The UC Berkeley Library is undertaking a $1 million reduction in expenditures for fiscal year 2019, a move that will primarily impact student and faculty access to scholarly resources.
The resources that will experience cuts include subscriptions to journals and book purchases. The cuts are a result of the increasing cost of these resources coupled with the decreasing funding the campus is receiving from the state, according to University Librarian Jeffrey MacKie-Mason.
Because there are cuts each year, the library staff is used to planning for the readjustment of resources each fiscal year, MacKie-Mason said. Typically, however, the cuts do not impact services for students and faculty.
“We have focused on improving efficiency (and) administrative services, for example,” MacKie-Mason said. “But this year, we couldn’t find enough of that sort, so we had to cut stuff to students and faculty.”
The decision to make these cuts was publicized to campus faculty through a campuswide email from Executive Vice Chancellor and Provost Paul Alivisatos.
“We cannot spend an ever increasing share of campus funds on journals and books unless we are willing to spend less in other areas (such as faculty compensation),” Alivisatos said in the email. “Thus, we continuously review, and necessarily reduce, our licensing of journals and acquisition of books.”
The cuts will affect all departments across campus, according to Mackie-Mason.
In the 24 hours after Alivisatos’ email was sent, faculty from the School of Public Health created a spreadsheet for student and faculty input, which includes a list of resources they want to save and the rationale for keeping them.
According to School of Public Health associate professor Amani Nuru-Jeter, students and faculty have expressed concern that a loss of certain resources would have a negative impact on their research. Some subject areas students and faculty are advocating to save resources for include pediatrics, diabetes and internal medicine, Nuru-Jeter said.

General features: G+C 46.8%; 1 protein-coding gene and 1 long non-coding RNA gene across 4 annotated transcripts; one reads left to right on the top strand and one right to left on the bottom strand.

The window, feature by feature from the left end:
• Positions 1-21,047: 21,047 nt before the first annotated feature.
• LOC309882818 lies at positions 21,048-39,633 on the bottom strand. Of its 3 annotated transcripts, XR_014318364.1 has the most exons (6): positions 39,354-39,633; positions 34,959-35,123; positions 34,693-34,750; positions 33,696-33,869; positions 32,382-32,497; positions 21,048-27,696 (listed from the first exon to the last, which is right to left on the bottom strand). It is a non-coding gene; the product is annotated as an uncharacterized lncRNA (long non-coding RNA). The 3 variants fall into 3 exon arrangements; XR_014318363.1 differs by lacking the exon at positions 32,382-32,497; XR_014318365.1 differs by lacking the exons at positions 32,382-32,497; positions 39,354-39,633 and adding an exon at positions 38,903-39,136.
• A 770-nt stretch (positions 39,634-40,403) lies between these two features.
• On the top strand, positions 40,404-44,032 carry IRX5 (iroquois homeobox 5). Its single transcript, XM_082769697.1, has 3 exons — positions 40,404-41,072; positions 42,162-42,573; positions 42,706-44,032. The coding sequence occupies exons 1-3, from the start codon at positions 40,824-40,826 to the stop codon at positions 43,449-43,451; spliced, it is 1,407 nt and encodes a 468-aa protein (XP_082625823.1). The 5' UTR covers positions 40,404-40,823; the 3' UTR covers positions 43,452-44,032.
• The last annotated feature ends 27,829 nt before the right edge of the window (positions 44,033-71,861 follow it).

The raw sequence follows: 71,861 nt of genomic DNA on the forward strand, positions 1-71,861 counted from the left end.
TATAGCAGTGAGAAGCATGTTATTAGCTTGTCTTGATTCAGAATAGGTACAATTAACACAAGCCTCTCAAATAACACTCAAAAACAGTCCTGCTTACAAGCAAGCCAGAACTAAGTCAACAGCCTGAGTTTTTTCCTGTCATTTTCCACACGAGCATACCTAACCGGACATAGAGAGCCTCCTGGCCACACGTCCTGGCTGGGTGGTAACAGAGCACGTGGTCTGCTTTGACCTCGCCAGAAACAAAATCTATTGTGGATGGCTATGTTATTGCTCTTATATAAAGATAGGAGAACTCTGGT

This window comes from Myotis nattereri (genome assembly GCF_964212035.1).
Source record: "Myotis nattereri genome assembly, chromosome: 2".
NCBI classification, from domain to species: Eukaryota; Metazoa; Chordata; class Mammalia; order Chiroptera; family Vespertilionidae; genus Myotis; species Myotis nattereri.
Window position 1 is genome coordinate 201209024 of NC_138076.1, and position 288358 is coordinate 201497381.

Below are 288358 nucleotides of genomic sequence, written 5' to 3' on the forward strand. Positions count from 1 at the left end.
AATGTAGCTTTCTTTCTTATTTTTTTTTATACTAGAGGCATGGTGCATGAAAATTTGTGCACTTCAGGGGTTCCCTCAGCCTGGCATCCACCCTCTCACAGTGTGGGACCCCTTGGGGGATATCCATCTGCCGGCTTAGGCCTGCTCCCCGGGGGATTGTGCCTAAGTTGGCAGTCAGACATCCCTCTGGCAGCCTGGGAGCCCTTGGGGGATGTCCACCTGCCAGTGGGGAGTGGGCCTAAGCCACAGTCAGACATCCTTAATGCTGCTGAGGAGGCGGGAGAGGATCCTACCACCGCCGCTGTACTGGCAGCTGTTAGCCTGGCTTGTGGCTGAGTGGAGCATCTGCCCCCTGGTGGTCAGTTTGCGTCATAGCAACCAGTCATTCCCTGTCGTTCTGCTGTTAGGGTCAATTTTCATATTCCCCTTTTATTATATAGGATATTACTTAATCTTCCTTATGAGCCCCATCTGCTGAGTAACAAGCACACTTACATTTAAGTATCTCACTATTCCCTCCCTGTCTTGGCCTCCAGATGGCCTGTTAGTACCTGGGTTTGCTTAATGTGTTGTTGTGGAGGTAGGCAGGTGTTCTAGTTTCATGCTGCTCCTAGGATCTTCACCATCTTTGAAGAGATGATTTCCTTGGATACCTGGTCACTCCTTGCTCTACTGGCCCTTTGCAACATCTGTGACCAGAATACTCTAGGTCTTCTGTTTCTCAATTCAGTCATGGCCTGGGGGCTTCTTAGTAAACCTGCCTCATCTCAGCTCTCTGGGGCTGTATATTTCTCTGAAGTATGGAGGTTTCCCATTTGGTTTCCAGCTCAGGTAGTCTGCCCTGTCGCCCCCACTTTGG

“My research is the intersection of education, sociology, and health services, thus the cuts would impact me at multiple angles,” health policy doctoral student Jung Kim said in an email. “My educational resources require content from an interdisciplinary lens, which unfortunately is not how content is published. … I can’t see how I would not be significantly impacted.”
Associate professor of history Victoria Frede said in an email that she is “dismayed” with the campus’s decision to make these cuts, which she believes will have long-term consequences for researchers at Berkeley.
“The announcement cast blame on publishers for raising the costs of publications, and publications are becoming more expensive,” Frede said in her email. “But surely that cannot explain why the university would choose to spend 1-1.5 million less on them.”
Despite acknowledging that the cuts may have negative impacts, Nuru-Jeter said she and her department understand the need for them and believe that campus has been handling the situation well.
MacKie-Mason said the library staff has tried to be as equitable as possible to all departments in implementing cuts and has tried to minimize impact that is felt by students and faculty.
The library has data on how many people use most journals, which is information they will use to determine what is cut, according to MacKie-Mason. Additionally, the library plans to reduce duplications and to switch to electronic-only editions of publications when it is possible.
Although resources will be removed from the UC Berkeley database, MacKie-Mason said there will be other ways for students and faculty members to access them — through other universities’ libraries, for example.
“I would like to reassure people that we don’t do this lightly. We wish this weren’t happening, but this is a campuswide thing,” MacKie-Mason said. “And we are constantly seeking advice so we don’t cut the important things.”